Tuesday, February 21, 2006

Sport or competition?

Despite what my creative writing might indicate, I haven't been watching the Winter Olympics. I saw about 30 minutes of ice dancing Sunday night, sticking with it only because the couples kept falling down. Hilarious!

Ice dancing is like ballroom dancing, except the costumes are thinner and include skates. The comparison is appropriate -- even though there are no Olympic medals awarded for ballroom dancing -- because neither is a sport. Sure, they require fitness, training, and a mix of born talent and learned skill, as do sports. But they're not sports; they're competitions.

What separates the two? Sports have two main distinctions:

1. Objective outcomes. Sporting results are defined and ruled by numerical superiority; winners kick or shoot the most goals, score the most points, hit the most runs, throw something the greatest distance, reach the finish line fastest, etc. While there is officiating in some sports, it exists mostly to enforce rules, not to determine the outcome.

Competitions like ice dancing, ballroom dancing, figure skating, and gymnastics, however, are judged subjectively. Sure, there may be general criteria, and the best judges have well-trained eyes and can break a performance down to a science, but it's still a personal science. Also competitions: boxing and diving.

2. No diva behavior. Based on its female operatic roots, "diva" is a term generally reserved for women, but I think the term applies to men as well. Sure, Elton John and Johnny Weir are divas, but so are Kanye West and Bode Miller. Divas are to be expected and even encouraged in competitions, but they have no place in sport. Prime example: Terrell Owens is a diva in football, and look where it's gotten him.

The two main attractions on TV tonight are competitions: women's figure skating and women's finalists on American Idol. Should you watch either, don't be surprised if a competitor embraces divahood to distinguish herself, or at least gets described that way.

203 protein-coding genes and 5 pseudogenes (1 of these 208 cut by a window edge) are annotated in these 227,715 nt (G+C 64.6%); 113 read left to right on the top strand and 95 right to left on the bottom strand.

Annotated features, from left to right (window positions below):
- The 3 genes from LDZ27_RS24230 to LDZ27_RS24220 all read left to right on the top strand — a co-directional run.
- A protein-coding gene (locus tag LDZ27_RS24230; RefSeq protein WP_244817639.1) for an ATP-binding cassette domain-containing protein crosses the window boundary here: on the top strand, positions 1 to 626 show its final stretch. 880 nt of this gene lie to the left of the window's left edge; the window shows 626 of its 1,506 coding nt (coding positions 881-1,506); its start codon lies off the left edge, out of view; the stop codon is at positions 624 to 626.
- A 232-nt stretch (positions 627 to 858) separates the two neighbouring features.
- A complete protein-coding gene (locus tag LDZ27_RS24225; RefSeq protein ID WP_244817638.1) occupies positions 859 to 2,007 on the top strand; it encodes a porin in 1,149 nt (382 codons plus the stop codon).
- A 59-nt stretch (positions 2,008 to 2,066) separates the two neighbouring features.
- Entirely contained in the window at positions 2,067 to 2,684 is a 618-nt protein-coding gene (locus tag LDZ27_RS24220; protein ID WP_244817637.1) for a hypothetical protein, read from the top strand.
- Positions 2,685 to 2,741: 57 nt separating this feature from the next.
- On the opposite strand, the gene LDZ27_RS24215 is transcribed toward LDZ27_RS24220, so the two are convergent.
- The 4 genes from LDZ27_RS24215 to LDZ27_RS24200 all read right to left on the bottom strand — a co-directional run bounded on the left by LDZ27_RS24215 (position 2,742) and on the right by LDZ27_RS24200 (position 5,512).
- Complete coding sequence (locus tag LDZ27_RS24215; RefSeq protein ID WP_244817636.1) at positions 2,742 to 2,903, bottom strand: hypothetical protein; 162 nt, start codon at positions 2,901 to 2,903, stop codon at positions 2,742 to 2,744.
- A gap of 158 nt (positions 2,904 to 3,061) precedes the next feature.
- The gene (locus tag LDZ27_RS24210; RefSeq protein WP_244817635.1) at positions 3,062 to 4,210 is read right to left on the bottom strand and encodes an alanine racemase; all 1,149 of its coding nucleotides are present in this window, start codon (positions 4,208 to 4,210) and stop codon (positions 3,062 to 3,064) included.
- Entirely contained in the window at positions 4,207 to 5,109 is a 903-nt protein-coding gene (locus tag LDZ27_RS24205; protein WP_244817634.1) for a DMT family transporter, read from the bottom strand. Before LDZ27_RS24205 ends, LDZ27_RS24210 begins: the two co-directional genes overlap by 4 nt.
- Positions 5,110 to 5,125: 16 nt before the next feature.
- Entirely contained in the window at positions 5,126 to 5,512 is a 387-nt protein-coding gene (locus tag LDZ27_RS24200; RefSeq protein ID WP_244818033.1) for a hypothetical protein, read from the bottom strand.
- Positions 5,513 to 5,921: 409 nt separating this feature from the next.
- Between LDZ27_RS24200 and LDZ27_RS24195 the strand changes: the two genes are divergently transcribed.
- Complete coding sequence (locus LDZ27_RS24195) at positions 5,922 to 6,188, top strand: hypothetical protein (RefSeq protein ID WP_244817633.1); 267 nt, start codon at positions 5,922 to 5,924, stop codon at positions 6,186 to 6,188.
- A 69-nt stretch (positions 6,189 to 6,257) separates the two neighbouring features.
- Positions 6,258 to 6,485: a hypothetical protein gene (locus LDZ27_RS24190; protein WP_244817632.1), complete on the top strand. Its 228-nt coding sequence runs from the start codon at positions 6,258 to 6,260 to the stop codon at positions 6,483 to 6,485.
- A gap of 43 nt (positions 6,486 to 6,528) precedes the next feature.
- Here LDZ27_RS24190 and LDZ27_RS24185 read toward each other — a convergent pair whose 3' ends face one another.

By making these distinctions, I realize that I'm classifying NASCAR, golf, and bowling as sports. I'm okay with that. I'm not suggesting that a sport requires more athletic ability than a competition; I'm just pointing out an easy way to separate sports from all other competitive events.

Comments and exceptions to the rule are welcome.

6 comments:

K-Lyn said...

You forgot my personal rule for Sport vs Not Sport...Ask yourself if it is possible to drink or smoke while doing it. If you answered yes, it is not a sport.

But now I ask, since this question pops up (mostly with answers that echo yours) every 4 years. Where is it written that only Sports are included in the Olympics? They are the Olympic Games are they not? Should we instead be asking if everything included can be described as a game? Because if so, I want to see Olympic Dodgeball!!

Neel Mehta said...

Where is it written that only Sports are included in the Olympics?

Good question. As far as I'm concerned, the Olympics aren't and shouldn't be limited to sports. It already includes boxing, figure skating, diving, and a few other subjectively judged athletic events. No reason they shouldn't add, say, ballroom dancing.

I want to see Olympic Dodgeball!!

Now I don't know about that. Maybe if it were co-ed, like in the movie...

Quinn said...

I was under the impression that they were planning to add ballroom dancing.

Yup, it's now an Olympic "sport."

Neel Mehta said...

You sure about that?

The Olympic trend is to become exclusive rather than inclusive when it comes to new events. No golf, no ballroom dancing, no more baseball.

Quinn said...

I stand corrected. Except I'm sitting. Because I'm so very very lazy.

Anonymous said...

Fine, but what distinction can be drawn between Sports and Games? Is Scrabble a sport? Or a game? Bowling? Lawn Darts? Checkers? Monopoly? Ro Sham Bo? Spelling? Competitive Eating? Frisbee Golf? Jeopardy?